For the history buff who is not afraid of a bump in the night, a hidden gem in the heart of the South Florida Fairgrounds has a haunted mystery in store for you. By day, Yesteryear Village is a quaint replica of a turn-of-the-century Florida town. But by night, those same buildings that seem so chipper in the light of day have an eerie calm and stillness by moonlight, where the whispers of tenants long past linger.
Twenty historic buildings dot the 10-acre parcel of land. Some are replicas, while others are originals, saved from demolition, restored and moved to the fairgrounds to act as a link to South Florida’s history. As most old buildings do, there is a story to each, some more PG-13 then others. For years, staff and tour members have spoke of mysterious happenings in the buildings—apparitions, chills and cold corridors, the sense of being watched—to the point that the Travel Channel’s television show Ghost Adventures caught wind, and filmed an episode in the Riddle House. Their conclusion: Haunted.
Say what you may about these television shows, the media attention perked an interest in the community and tourists to the tune that Yesteryear Village now holds an “Evening in the Dark: A Ghostly Affair Walking Tour" of the premises each month, giving doubters and believers a chance to experience the haunted history. Scheduled for the first Friday of every month, the tour take guests through the town, highlighting certain buildings while giving an oral history of the people who once lived there. The tour highlights three historic buildings: The Riddle House, the Corbett Shack and the Pineapple Processing Plant. Since these buildings were relocated to the village, unexplained sounds and ghostly sightings have been the norm, and staff, volunteers and visitors all vouch for the mysterious activity.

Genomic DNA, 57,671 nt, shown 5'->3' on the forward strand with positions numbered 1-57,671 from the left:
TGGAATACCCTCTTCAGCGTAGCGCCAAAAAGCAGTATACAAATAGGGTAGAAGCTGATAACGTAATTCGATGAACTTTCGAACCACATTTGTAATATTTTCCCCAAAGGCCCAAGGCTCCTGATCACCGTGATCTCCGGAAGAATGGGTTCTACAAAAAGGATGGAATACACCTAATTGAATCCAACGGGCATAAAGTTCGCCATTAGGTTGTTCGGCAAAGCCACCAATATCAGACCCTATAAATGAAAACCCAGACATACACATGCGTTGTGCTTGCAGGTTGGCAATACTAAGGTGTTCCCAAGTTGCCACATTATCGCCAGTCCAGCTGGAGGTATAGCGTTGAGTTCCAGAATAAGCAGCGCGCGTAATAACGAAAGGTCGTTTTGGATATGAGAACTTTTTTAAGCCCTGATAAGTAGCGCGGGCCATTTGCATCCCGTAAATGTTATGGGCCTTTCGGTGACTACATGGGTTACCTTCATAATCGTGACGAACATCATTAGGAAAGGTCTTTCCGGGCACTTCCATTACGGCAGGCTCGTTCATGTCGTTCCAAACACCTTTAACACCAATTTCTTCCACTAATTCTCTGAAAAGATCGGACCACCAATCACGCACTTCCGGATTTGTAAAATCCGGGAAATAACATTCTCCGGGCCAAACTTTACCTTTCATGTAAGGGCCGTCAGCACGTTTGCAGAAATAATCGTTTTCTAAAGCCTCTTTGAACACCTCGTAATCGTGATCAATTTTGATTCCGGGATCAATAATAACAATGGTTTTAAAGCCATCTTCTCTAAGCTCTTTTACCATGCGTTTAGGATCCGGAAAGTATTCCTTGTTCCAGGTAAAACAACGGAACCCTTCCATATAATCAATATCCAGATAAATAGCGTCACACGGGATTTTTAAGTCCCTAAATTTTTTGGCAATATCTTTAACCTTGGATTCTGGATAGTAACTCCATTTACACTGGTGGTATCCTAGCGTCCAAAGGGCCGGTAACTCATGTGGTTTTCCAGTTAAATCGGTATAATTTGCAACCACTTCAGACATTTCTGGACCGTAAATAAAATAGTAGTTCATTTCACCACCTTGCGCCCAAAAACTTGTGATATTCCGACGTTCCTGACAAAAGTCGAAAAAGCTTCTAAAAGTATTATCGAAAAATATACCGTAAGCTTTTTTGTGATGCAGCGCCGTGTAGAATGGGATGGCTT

The Riddle House is perhaps the tour’s star, the onus of the Ghost Adventures crew in 2008, and one of the more peculiar stories. No stranger to death, the quaint three-story house was built in 1905 in downtown West Palm Beach. Known as the Gatekeeper’s Cottage, it was first used as a funeral parlor and home of the Woodlawn Cemetery overseer—a job not only steeped in death but also protector of the deceased; grave robbing was quite common in the early 1900s.
The home eventually took on the Riddle name when Karl Riddle, West Palm Beach’s first city manager and superintendent of public works, took up residence in the home in the 1920s. Legend has it that one of Riddle’s workers committed suicide in the building—hung himself from a roof beam since removed—spurring what many believe to be the ongoing hauntings today.
The Corbett Shack, an old hunter’s ramshackle moved from the JW Corbett Wildlife Management Area, was once a lone refuge in a wild, primordial landscape of western Palm Beach County. After the move to Yesteryear, long buried bodies were found at the shack’s old location, with some believing their restless spirits moved with the building to its new village setup.
The third stop on the ghost tour is the old Pineapple Processing Plant. Once a bustling business in Martin County, it now holds relics from the Civil War and both Seminole Wars. Mysterious sounds and sights are often witnessed at the processing plant, most notably a clock that had stopped working at midnight years ago, was once found on the floor reading 3 a.m., the hour a soldier was murdered more than 100 years ago.
- Guides dress in period clothing, conveying the mysterious history of each building, from origin to ghostly encounters at Yesteryear Village. Admission is $18 per person. Tours run from 8-10 p.m. 2015's remaining schedule is as follows: November 6, and December 4. Space is limited and reservations are required. Click here to RSVP. For more information, visit southfloridafair.com/GhostTours.